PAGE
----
A financial scam was committed once every 15 seconds in the first half of the year, prompting a new campaign to highlight the risks.
More than one million cases of card, cheque, phone or online fraud were recorded from January to June, Financial Fraud Action (FFA) said. That was a 53 per cent rise on the same period last year.
The FFA, which is funded by banks and payment card firms, is pushing advice to help prevent fraud. Losses are often refunded by banks, but not in every case. Many people are too embarrassed to admit they have been caught out.
At a time when savings rates are reaching record lows, there are clearly far fewer ways of earning a decent return. Surprisingly, a current account could be a salvation for savers weathering the current climate, thanks to the rewards they offer.
Moneyfacts.co.uk says that by making use of the Current Account Switch Guarantee (which has been in force for three years this month), spenders and savers alike could earn up to £220 in the first year when moving their account.
Despite this service, millions could still be missing out on a better deal, as it has been estimated that just three million people have ditched their old account since 2013.
Moneyfacts.co.uk research shows that the most rewarding current accounts can offer an equivalent interest rate of up to 11 per cent based on £2,000 cash in the first year. In contrast, the average easy access savings account would pay just 0.46 per cent, which translates to a dismal earning of only £9.20 in the first year.
In a poll of more than 500 freelancers and micro-business owners carried out by FreeAgent, nearly a third of respondents said they worked more than 48 hours per week on their business, while 6 per cent admitted that they spent more than 64 hours each week working.
FreeAgent, who provide award-winning cloud software for freelancers, micro-business owners and their accountants, also found that nearly half of respondents said they had not felt able to take a week or more’s worth of holiday in the past six months.
But the poll also revealed that, despite the long hours and lack of holidays, many micro-business owners are content with their working life – with 74 per cent saying that they felt they had a good work-life balance.
New students are being alerted to a scam where fraudsters claim to offer a ‘educational grant’ in a bid to con them into divulging bank details.
The personal finance site Money Saving Expert says it is aware of students at major universities being targeted in a new wave of ‘phishing emails’.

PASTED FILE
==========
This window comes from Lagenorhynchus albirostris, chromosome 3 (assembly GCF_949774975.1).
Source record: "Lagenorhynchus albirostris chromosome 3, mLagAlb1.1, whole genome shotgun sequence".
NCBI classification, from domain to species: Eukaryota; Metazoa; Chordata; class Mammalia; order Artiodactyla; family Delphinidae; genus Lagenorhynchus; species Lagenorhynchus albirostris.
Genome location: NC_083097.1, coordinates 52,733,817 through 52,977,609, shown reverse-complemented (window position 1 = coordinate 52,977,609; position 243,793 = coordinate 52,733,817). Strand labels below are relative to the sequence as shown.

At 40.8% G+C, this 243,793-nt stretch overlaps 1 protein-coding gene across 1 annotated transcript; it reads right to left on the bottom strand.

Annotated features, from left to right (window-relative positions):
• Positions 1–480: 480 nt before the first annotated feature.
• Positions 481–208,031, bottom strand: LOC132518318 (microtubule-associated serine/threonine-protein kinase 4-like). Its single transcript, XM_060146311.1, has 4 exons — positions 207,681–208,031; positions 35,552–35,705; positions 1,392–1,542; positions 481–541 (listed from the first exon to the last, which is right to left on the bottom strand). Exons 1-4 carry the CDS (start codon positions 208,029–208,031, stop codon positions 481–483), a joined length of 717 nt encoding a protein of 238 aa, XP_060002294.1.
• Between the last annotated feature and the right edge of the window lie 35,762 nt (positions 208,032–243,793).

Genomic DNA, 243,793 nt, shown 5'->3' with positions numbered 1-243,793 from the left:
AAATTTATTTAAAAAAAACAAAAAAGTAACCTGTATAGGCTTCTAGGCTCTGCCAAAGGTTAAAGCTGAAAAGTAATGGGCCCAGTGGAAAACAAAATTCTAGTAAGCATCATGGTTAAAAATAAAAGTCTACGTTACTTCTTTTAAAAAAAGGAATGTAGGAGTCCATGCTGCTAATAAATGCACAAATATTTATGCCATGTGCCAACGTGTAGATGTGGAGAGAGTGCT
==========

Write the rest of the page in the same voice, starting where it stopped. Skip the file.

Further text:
At Queen Mary University London, one student was tricked out of £300. University of Glasgow said it was also aware of the scam and had advised students to ignore the email.
The Guardian reports that the chair of parliament’s work and pensions committee has called on regulators to intervene against the ‘dumping’ of a retirement scheme for current and former workers at Bernard Matthews, the turkey producer, as part of a takeover deal.
Frank Field – who has led calls for former BHS chief executive Sir Philip Green to rectify the black hole in that company’s pension fund – spoke out against a deal that will see the Bernard Matthews retirement scheme being passed on to an industry-backed safety net for the pensions of insolvent companies.
Introducing competition in the water supply market could save households £8 on their annual bill, or 66p a month, the same amount as the price of a branded bottle of water in a supermarket.
That is the conclusion of Ofwat, the water regulator, which, despite the paucity of potential savings, has indicated it is keen to go ahead with implementing the government’s policy of bringing competition into the domestic supply market.
According to The Times, Ofwat believes that competition will force suppliers to get more innovative in developing and marketing water-saving techniques in homes.
Rock-bottom returns are increasingly pushing investors to abandon the drive for socially responsible investments, according to a study from Hermes Investment Management.
The Telegraph reports that a survey of more than 100 institutional investors found that 60 per cent believe that environmental, social and corporate governance risks justify rejecting an otherwise attractive investment – down from 67 per cent a year ago.
Eight in 10 also rejected the idea that socially responsible investment makes institutions less susceptible to market volatility, while the proportion who believe corporate governance risks should be priced into investment decisions slipped a touch on the year.